Meh. Adding more layers on the publishing software stack is not going to help making things easier.

Translation : “Which powers simple blogs with simple layouts and short non-rich content edited by hardcore geeks”.

Seriously, there is a reason why WordPress is the #1 CMS and has been for quite a long time…

you also add lots of layers (php, a database) for displaying simple content. the richness of the content comes from javascript and other things that work just as fine with static generators.

And trust me I went through a lot of those classic CMS in the past. saw them die. being hacked constantly and the code is only nice if you dont look at it (for your own mental health dont look at it, I just did that mistake with nextcloud and pixelfed).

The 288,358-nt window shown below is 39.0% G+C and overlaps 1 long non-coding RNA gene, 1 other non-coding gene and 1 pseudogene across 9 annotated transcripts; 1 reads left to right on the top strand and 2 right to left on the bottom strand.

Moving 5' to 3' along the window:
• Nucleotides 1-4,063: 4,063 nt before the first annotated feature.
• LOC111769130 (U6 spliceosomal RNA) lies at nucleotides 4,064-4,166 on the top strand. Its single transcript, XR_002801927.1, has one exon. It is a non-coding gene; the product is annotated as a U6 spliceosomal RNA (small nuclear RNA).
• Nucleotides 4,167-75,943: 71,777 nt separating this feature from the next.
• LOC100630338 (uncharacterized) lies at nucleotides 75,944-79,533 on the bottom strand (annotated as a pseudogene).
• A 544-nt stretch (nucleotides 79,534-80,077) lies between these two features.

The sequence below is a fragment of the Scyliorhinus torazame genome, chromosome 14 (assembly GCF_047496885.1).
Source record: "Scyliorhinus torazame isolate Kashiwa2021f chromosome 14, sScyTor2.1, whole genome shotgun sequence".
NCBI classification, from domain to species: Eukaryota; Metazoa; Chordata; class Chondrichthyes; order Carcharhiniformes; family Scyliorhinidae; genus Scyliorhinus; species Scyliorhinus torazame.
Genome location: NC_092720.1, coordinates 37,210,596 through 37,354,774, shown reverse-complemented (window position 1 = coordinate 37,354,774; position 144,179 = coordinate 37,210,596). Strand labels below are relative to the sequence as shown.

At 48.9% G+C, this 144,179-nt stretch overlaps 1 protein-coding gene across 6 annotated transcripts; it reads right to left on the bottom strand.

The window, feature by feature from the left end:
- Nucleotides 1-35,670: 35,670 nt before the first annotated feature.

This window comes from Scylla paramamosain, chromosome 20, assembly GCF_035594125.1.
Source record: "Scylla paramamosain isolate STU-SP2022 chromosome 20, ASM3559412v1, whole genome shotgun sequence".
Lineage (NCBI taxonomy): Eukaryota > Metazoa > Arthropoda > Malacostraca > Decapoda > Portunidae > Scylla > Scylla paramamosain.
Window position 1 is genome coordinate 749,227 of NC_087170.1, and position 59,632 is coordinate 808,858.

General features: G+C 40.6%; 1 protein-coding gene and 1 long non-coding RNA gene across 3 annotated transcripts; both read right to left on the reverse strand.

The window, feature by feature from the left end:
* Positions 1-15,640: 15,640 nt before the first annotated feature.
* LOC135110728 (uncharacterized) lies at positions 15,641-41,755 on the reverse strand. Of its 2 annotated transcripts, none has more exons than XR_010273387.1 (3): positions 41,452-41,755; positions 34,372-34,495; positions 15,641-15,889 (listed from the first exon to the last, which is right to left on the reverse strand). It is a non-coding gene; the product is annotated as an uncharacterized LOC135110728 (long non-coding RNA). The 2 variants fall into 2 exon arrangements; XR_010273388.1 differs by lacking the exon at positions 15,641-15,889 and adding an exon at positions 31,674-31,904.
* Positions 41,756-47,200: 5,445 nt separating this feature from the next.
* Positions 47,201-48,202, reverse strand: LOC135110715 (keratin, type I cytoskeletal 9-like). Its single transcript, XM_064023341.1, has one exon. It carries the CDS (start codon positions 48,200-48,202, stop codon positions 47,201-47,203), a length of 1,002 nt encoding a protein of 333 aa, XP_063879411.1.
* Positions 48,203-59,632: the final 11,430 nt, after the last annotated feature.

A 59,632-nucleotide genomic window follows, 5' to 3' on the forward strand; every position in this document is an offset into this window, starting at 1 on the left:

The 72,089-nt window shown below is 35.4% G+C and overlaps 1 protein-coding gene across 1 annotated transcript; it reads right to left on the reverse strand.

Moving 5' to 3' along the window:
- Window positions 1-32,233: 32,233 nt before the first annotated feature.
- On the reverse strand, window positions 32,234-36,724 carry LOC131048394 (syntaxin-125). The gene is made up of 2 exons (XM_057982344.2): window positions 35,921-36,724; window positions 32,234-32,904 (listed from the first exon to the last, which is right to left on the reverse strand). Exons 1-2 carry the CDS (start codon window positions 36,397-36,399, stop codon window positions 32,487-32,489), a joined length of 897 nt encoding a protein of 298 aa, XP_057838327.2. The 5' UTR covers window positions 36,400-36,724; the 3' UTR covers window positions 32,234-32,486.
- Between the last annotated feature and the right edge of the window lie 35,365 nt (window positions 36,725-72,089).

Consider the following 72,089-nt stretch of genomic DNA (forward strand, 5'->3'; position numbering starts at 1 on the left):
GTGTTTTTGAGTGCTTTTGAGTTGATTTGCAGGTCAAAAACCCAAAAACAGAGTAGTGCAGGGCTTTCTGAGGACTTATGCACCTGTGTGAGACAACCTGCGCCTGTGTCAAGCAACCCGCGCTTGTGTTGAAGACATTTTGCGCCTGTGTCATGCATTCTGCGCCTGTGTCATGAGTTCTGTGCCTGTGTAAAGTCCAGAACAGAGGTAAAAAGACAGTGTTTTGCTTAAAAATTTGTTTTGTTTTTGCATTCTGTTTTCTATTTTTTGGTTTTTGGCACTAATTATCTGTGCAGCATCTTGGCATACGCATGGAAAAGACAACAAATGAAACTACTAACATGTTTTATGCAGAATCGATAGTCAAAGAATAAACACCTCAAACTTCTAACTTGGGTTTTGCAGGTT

so that said … netlify and forestry allow non nerds to edit the content. In theory you could achieve something similar with the wordpress static exporter/cache plugin.

1 Like

How do you manage pictures and posts collections without some sort of database to look up ? And comments/interactions ? How do you send your new posts by email or cross-publish them on social media ? Or manage them when you have 10 years of archives and hundred of them ? Are you going to edit your server files every time you need to redirect an URL that has been changed or trashed ? How do you put up a contact form ? How do you restrict some posts to some audience ? How do you give publishing rights to several users ?